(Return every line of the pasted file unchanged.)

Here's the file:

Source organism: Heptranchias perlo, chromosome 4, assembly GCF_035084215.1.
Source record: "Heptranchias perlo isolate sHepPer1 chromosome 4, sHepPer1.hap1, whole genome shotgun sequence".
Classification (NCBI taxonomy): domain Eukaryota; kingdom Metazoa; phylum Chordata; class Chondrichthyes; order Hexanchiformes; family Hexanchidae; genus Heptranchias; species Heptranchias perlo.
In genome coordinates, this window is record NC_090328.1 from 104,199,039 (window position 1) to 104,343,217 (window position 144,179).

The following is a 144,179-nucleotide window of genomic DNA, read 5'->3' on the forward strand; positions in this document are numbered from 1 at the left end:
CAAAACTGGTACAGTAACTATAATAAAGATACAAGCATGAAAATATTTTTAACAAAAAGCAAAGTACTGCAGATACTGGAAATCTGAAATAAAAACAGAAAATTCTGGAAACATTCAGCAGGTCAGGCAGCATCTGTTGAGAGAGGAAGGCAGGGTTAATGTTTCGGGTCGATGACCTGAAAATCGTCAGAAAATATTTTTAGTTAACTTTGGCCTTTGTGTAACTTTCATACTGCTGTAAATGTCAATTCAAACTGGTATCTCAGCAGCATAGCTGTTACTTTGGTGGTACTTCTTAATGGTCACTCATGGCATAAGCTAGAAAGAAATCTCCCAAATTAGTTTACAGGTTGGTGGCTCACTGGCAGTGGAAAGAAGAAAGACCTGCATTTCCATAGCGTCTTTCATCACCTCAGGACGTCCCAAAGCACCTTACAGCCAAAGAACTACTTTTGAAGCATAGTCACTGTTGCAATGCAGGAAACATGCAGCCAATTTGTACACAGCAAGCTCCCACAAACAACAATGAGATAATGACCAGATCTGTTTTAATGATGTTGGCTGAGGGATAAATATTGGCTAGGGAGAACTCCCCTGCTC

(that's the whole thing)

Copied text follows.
Source organism: Heptranchias perlo, chromosome 4, assembly GCF_035084215.1.
Source record: "Heptranchias perlo isolate sHepPer1 chromosome 4, sHepPer1.hap1, whole genome shotgun sequence".
Classification (NCBI taxonomy): domain Eukaryota; kingdom Metazoa; phylum Chordata; class Chondrichthyes; order Hexanchiformes; family Hexanchidae; genus Heptranchias; species Heptranchias perlo.
In genome coordinates, this window is record NC_090328.1 from 104,199,039 (window position 1) to 104,343,217 (window position 144,179).

The following is a 144,179-nucleotide window of genomic DNA, read 5'->3' on the forward strand; positions in this document are numbered from 1 at the left end:
CAAAACTGGTACAGTAACTATAATAAAGATACAAGCATGAAAATATTTTTAACAAAAAGCAAAGTACTGCAGATACTGGAAATCTGAAATAAAAACAGAAAATTCTGGAAACATTCAGCAGGTCAGGCAGCATCTGTTGAGAGAGGAAGGCAGGGTTAATGTTTCGGGTCGATGACCTGAAAATCGTCAGAAAATATTTTTAGTTAACTTTGGCCTTTGTGTAACTTTCATACTGCTGTAAATGTCAATTCAAACTGGTATCTCAGCAGCATAGCTGTTACTTTGGTGGTACTTCTTAATGGTCACTCATGGCATAAGCTAGAAAGAAATCTCCCAAATTAGTTTACAGGTTGGTGGCTCACTGGCAGTGGAAAGAAGAAAGACCTGCATTTCCATAGCGTCTTTCATCACCTCAGGACGTCCCAAAGCACCTTACAGCCAAAGAACTACTTTTGAAGCATAGTCACTGTTGCAATGCAGGAAACATGCAGCCAATTTGTACACAGCAAGCTCCCACAAACAACAATGAGATAATGACCAGATCTGTTTTAATGATGTTGGCTGAGGGATAAATATTGGCTAGGGAGAACTCCCCTGCTC